The White House wants to designate the oil-rich coastal plain of the Arctic National Wildlife Refuge as a wilderness area permanently off limits to drilling.

The plan sets up a showdown with Sen. Lisa Murkowski, R-Alaska, chairman of the Senate Energy and Natural Resources Committee. She said the White House also intends to put much of the Arctic Ocean off limits to drilling in the new five-year offshore leasing plan to be released this week.

Murkowski described the moves as "a stunning attack on our sovereignty and our ability to develop a strong economy that allows us, our children and our grandchildren to thrive."

"It's clear this administration does not care about us, and sees us as nothing but a territory," Murkowski said in a statement. "I cannot understand why this administration is willing to negotiate with Iran, but not Alaska. But we will not be run over like this. We will fight back with every resource at our disposal."

Obama's proposal to designate 12.3 million acres of the Arctic National Wildlife Refuge — one-fifth the size of Minnesota — as wilderness would require congressional approval, and there is no chance the Republican-controlled Congress will agree. But there are heightened ­protections the Interior Department will start implementing on its own.

The proposed wilderness designation includes the 1.5-million acre coastal plain of the refuge, estimated to contain about 11 billion barrels of recoverable oil. Politicians have battled for decades about whether to open the area. President Bill Clinton vetoed a bill in 1995 that would have allowed drilling.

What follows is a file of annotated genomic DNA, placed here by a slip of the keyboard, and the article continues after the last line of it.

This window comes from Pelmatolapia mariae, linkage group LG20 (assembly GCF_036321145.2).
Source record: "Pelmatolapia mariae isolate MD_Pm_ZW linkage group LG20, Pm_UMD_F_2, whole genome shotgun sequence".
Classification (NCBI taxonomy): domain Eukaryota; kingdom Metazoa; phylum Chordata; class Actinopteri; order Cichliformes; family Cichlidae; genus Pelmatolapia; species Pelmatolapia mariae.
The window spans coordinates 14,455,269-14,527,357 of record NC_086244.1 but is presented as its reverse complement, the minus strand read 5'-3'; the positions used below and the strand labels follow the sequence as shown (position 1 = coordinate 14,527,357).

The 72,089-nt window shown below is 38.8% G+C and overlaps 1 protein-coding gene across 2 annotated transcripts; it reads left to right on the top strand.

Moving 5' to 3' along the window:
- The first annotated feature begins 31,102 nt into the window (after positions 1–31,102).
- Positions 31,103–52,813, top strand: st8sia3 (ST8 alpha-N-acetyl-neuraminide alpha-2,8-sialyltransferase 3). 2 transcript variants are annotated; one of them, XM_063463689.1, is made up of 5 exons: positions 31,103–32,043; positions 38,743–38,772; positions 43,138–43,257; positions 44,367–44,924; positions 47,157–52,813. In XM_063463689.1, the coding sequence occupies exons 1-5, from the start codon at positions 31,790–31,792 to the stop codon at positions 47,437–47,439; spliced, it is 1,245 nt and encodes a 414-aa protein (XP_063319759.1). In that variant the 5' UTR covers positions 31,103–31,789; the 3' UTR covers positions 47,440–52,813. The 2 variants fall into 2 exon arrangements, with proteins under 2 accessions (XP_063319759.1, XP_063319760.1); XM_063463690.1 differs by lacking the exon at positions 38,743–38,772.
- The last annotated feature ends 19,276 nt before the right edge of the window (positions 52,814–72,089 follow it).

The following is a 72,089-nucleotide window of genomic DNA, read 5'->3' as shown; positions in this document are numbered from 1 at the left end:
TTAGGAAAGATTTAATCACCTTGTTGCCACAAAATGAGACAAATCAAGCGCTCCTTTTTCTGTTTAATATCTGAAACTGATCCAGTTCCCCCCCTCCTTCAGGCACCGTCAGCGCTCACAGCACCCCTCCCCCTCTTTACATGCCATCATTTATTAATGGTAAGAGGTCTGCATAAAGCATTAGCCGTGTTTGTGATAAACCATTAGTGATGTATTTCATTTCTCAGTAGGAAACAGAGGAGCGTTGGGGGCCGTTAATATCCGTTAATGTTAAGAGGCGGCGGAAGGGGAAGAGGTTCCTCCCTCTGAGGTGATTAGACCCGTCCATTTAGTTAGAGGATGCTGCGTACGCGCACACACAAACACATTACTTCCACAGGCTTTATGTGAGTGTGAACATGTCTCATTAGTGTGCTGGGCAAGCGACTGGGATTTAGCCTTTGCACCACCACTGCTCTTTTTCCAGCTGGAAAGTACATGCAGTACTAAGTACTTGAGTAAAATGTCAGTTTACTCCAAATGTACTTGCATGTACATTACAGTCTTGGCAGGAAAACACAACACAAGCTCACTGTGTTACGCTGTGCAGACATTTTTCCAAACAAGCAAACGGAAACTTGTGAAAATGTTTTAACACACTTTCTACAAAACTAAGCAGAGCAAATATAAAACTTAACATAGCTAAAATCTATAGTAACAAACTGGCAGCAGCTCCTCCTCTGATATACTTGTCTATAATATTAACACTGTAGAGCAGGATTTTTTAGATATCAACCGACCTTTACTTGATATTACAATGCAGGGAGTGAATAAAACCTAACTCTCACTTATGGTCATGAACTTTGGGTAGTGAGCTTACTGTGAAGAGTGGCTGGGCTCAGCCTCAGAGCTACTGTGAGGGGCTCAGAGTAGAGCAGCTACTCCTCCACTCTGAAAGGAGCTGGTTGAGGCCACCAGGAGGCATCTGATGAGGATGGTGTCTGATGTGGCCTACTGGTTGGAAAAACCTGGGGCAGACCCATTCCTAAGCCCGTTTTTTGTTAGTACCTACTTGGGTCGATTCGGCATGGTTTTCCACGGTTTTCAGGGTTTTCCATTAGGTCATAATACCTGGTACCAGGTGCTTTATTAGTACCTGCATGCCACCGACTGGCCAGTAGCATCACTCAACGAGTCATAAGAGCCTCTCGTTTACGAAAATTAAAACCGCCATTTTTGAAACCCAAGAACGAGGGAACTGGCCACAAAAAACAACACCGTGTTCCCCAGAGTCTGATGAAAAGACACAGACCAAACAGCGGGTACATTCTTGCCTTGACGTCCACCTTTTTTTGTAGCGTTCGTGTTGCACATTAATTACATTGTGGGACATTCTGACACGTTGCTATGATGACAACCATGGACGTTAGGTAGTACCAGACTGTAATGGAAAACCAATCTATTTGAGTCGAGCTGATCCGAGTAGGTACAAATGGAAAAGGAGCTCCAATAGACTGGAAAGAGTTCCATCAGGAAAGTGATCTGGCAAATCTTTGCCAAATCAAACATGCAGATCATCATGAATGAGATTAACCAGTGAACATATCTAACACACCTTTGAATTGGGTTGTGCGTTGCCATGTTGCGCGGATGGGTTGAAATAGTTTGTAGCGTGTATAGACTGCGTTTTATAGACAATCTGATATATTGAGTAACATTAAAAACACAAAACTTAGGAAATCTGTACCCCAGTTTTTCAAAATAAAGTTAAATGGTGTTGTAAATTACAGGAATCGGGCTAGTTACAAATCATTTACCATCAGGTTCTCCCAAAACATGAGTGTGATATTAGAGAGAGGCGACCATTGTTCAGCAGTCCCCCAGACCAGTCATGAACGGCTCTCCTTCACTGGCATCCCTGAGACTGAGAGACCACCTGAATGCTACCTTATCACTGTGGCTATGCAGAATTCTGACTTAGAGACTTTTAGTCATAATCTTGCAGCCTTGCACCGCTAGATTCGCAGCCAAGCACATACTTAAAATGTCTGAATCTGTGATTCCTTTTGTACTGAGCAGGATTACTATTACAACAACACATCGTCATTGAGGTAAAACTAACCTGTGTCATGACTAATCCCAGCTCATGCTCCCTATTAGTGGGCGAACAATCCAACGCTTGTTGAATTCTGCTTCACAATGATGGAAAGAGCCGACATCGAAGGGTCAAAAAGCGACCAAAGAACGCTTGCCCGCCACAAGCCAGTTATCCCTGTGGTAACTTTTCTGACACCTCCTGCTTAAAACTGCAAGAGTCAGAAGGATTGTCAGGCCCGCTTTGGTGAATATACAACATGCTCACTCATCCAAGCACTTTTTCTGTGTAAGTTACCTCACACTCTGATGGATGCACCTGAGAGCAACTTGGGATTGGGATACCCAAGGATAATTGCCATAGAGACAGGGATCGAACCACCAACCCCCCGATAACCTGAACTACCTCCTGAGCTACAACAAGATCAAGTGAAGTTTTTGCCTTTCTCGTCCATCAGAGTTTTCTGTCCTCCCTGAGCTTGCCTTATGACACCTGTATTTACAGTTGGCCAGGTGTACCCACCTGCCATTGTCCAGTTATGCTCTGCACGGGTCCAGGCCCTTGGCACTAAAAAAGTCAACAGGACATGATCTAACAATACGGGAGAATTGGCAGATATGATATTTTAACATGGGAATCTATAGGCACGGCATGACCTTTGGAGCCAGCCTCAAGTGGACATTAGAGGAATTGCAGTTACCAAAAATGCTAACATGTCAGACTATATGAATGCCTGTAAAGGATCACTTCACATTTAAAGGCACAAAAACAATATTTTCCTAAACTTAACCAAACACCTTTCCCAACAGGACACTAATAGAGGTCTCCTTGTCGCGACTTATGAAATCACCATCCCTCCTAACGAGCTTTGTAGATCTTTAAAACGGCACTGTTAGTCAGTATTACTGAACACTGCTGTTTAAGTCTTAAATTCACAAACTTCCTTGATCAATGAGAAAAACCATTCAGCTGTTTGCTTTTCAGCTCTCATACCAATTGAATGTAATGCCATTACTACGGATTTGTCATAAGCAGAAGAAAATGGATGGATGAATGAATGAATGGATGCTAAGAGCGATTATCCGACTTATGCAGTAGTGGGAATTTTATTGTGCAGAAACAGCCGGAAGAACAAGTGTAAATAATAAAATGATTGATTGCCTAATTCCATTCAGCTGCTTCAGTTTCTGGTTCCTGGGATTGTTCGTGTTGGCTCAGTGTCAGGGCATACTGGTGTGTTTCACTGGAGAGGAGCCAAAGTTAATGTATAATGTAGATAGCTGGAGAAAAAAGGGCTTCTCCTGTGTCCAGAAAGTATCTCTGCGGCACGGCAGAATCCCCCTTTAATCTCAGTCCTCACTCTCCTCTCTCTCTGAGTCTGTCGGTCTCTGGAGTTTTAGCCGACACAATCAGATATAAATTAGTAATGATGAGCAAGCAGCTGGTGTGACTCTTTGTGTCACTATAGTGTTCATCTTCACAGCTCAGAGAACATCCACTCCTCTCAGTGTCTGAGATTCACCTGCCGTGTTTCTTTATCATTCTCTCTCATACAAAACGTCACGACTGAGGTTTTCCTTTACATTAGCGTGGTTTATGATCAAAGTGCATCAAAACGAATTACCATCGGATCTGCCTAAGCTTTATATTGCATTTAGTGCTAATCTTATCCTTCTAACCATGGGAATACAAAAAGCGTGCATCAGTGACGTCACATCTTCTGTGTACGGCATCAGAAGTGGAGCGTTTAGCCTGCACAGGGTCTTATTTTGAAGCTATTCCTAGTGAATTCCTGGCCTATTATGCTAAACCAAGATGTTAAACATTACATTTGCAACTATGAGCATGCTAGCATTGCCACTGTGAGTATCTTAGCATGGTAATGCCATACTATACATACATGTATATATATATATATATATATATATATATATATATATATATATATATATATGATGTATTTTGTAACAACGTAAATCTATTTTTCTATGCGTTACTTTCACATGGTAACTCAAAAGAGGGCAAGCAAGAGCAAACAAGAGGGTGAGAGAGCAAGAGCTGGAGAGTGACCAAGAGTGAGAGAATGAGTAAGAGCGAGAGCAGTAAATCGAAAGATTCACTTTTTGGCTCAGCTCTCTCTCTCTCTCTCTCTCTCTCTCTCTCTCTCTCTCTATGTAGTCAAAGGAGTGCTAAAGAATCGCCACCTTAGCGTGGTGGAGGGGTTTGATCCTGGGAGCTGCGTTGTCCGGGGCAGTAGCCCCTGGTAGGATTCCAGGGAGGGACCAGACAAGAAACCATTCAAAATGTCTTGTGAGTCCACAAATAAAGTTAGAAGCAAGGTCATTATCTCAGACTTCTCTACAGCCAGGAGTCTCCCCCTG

Obama announced the proposed wilderness designation on Sunday in a YouTube video. He called the Alaskan refuge an "incredible place, pristine, undisturbed," that supports caribou, polar bears and fish.

He said the Interior Department has put together a comprehensive plan to protect the area.

"I'm going to be e calling on Congress to make sure they take it one step further, designating it as a wilderness so we can make sure that this amazing wonder is preserved for future generations," Obama said.

Environmental groups praised the plan.

"This is a big deal. In the history of the Arctic Refuge, this is the closest that we have come to advancing wilderness for the coastal plain," said Cindy Shogan, executive director of the Alaska Wilderness League.

But Alaska Gov. Bill Walker called it a blow to a state that's already suffering a huge loss of revenue as a result of low oil prices. Walker said he "will consider accelerating the options available to us to increase oil exploration and production on state-owned lands."

Murkowski, who has control in the Senate over the Interior Department's budget, threatened retribution for the wilderness proposal, as well as the upcoming offshore oil and gas leasing plan. She said the leasing plan "will effectively ban development in large swaths of the Chukchi and Beaufort seas" in the Alaskan Arctic.

Murkowski said it's not clear how the new restrictions will affect offshore Arctic areas already under lease by Shell, ConocoPhillips and Statoil.

"These decisions simply cannot be allowed to stand," Murkowski said. "I have tried to work with this administration, even though they've made it extremely difficult every step of the way, but those days are officially over. We are left with no choice but to hit back as hard as we can."